Former US President Barack Obama has fond memories of his grandmother, Mama Sarah Obama, whom he refers to as “Dani”, the Luo word for “grandmother”.
Following her death on Monday morning due to a chest infection, Obama wrote a tribute on his social media pages.
Here is what he said:
“My family and I are mourning the loss of our beloved grandmother, Sarah Ogwel Onyango Obama, affectionately known to many as “Mama Sarah” but known to us as “Dani” or Granny.
Born in the first quarter of the last century, in Nyanza Province, on the shores of Lake Victoria, she had no formal schooling, and in the ways of her tribe, she was married off to a much older man while only a teen.
She would spend the rest of her life in the tiny village of Alego, in a small home built of mud-and thatch brick and without electricity or indoor plumbing.
There she raised eight children, tended to her goats and chickens, grew an assortment of crops, and took what the family didn’t use to sell at the local open-air market.
Although not his birth mother, Granny would raise my father as her own, and it was in part thanks to her love and encouragement that he was able to defy the odds and do well enough in school to get a scholarship to attend an American university.
When our family had difficulties, her homestead was a refuge for her children and grandchildren, and her presence was a constant, stabilising force.
When I first travelled to Kenya to learn more about my heritage and father, who had passed away by then, it was Granny who served as a bridge to the past, and it was her stories that helped fill a void in my heart.
During the course of her life, Granny would witness epochal changes taking place around the globe: world war, liberation movements, moon landings, and the advent of the computer age.
She would live to fly on jets, receive visitors from around the world, and see one of her grandsons get elected to the United States presidency.
And yet her essential spirit—strong, proud, hard-working, unimpressed with conventional marks of status and full of common sense and good humor—never changed.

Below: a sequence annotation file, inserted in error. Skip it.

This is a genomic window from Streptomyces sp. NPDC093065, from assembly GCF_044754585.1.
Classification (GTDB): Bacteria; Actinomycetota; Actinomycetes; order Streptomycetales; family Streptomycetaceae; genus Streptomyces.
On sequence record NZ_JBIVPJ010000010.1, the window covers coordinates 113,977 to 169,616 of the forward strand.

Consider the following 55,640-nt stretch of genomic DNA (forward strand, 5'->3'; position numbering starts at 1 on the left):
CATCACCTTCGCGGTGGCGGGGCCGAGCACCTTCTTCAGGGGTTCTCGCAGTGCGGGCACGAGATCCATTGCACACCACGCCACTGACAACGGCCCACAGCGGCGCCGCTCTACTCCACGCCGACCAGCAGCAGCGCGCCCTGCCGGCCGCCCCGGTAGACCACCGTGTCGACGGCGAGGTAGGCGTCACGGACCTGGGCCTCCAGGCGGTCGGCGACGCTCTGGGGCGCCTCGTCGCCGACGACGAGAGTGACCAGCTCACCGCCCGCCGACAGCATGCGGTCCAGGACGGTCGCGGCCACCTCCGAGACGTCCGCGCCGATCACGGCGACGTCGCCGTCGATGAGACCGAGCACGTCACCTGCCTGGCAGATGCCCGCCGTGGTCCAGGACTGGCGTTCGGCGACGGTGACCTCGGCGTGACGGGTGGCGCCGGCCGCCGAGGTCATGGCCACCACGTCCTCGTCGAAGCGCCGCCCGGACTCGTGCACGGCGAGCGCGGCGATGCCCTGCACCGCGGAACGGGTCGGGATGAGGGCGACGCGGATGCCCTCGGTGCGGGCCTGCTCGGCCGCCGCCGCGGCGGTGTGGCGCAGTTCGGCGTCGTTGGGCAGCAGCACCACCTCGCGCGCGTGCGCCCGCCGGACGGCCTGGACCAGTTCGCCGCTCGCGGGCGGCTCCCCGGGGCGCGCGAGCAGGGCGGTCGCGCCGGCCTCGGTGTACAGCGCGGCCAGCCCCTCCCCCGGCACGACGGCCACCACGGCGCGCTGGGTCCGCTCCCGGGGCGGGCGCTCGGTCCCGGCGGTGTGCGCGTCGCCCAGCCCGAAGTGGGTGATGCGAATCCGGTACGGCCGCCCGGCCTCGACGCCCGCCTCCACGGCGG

We will miss her dearly, but celebrate with gratitude her long and remarkable life.”
In his 1995 book, “Dreams from My Father”, Obama writes about a visit to his paternal family’s Kogelo home, which helped launch his political career. His father died in a car accident in 1982 and was buried there.
Mama Sarah had been receiving visitors from far and wide at her Kogelo home, which became a tourist destination after her grandson assumed powerful positions in the US – first as a senator and later as President.
She equally took trips to several parts of the world for various reasons.
In 2009, she travelled to the US in a small group of close family members to attend Obama’s first inauguration as US President. They received a warm reception and were granted VIP treatment throughout the journey and their stay for two weeks.
In November 2014, Mama Sarah had an opportunity to speak at an event at the UN headquarters.
In 2015, she was in Ottawa, Canada, on Mother’s Day, courtesy of the National Capital Region’s wealth of granny activist groups.
In 2018, Obama went to Kogelo while on a private, low-profile visit to Kenya, that saw him spend time with his family and his grandmother. This was his first visit after his term as President.
He had visited Kenya in 2015 on an official two-day visit as US President, meeting his family in a private meeting at a hotel in Nairobi.
Obama visited his ancestral home twice before as senator and as a young man in his 20s in 1988.
In her tribute to Mama Sarah, his half-sister, Auma Obama, said she has lost the most important person in her life.
“My heart is broken. But as I write, not able to stop the tears from pouring, I know I was blessed to have her for so long. My inspiration, my rock, my comfort zone, my safe space. Rest in peace, Dani.”